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Back flexibility exercises for gymnasts, cheerleaders and dancers
Whether you are involved in dance, ice skating, gymnastics or cheerleading, you won't be able to execute impressive tricks without a high level of back flexibility. A lot of athletes are naturally stiff in the back and find this to be one of the hardest areas to stretch. To get the appropriate level of back flexibility, you need to do some super intense stretches. A cobra just isn't going to cut it. Improving back flexibility is also the best way to prevent injuries during practices and competitions.
Add the following back stretches to your routine and watch your back flexibility increase tenfold.
This is a basic back stretch that can be modified to fit the specific athlete's level of back flexibility. If you aren't very flexible, you can practice pushing just a few inches up into your bridge. As you gain back flexibility, you'll be able to straighten your arms further and further. More advanced athletes should work on getting their hands as close to their feet as possible. Other challenges include doing a bridge on your forearms (instead of your hands) or on your chest. To stretch your shoulders and practice for back walkovers, use your feet to push your weight over your hands. You can also try pushing your feet off of the ground and click your heels while balancing on your hands.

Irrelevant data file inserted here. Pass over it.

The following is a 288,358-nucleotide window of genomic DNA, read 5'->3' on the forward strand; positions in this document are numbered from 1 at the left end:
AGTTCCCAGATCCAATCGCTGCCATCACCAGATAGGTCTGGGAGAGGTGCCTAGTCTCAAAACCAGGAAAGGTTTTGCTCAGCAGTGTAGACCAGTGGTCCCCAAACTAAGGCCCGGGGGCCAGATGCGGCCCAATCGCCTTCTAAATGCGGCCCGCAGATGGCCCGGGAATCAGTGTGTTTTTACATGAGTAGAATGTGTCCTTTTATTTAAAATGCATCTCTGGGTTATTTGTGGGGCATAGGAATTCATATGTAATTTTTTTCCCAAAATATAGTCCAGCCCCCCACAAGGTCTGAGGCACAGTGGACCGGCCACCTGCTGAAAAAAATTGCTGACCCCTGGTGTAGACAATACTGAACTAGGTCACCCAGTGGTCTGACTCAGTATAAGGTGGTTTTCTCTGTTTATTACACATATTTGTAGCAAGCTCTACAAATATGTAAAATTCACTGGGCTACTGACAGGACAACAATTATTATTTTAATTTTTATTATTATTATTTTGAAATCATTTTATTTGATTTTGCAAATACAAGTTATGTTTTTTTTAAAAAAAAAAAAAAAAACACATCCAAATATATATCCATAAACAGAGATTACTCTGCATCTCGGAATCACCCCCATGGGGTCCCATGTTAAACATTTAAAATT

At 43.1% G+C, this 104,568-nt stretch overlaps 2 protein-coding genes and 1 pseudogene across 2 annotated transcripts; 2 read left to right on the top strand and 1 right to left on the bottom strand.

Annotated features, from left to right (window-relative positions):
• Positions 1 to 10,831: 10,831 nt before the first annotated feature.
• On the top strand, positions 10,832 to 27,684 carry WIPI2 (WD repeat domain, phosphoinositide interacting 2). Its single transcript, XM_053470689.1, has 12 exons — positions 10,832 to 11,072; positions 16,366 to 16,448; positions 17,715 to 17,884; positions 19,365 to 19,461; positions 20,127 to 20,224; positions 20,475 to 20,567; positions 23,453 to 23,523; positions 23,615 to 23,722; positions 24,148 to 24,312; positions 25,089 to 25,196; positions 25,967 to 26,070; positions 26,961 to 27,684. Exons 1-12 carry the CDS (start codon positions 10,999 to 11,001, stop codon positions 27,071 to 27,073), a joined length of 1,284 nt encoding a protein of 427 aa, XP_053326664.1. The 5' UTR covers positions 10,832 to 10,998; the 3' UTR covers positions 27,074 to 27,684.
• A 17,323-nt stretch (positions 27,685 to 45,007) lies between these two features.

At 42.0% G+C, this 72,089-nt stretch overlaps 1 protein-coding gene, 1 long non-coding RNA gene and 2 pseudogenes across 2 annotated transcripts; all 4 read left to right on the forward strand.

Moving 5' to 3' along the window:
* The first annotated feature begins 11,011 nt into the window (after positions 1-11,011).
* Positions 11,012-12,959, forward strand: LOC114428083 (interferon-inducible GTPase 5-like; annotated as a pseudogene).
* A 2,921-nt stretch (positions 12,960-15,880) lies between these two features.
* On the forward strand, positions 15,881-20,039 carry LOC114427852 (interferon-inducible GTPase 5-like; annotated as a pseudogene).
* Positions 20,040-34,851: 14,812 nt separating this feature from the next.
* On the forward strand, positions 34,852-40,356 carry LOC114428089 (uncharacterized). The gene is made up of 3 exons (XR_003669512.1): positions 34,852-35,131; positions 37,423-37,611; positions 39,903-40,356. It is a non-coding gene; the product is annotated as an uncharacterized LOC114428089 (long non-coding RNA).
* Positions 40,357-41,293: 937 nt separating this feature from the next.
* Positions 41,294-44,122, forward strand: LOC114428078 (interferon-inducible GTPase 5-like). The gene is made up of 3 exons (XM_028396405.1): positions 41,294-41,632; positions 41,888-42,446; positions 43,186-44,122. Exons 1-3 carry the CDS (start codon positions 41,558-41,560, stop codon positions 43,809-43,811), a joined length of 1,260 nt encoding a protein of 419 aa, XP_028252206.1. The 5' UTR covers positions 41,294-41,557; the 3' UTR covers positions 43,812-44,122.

The scorpion is frequently used to impress judges in cheerleading and dance team, but it also provides a great way to stretch your back. Cheerleaders usually have to be able to do scorpions on the left side. This is unfortunate, since most cheerleaders also happen to be less flexible on the left. Take your left ankle in your left hand and pull it up over your head. Use you right hand to grab the other side of the ankle. Try to get both legs as straight as possible. When using the scorpion as a stretch, be sure to repeat it on both sides.
Kill two birds with one stone by working on the backbend split. This is another good stretch for developing your scorpion. For dancers, it is a great way to improve firebird jumps. Sit in the splits and pull the calf of your back leg up. Your back foot should be pointed at the ceiling. Grasp the ankle with one hand and try to touch your foot to your head. For an extra challenge, hold the back ankle with both hands and try to balance in the stretch.
Stephanie Gustafson grew up in dance and gymnastic studios. She spent four years as a member of a nationally ranked college dance team.
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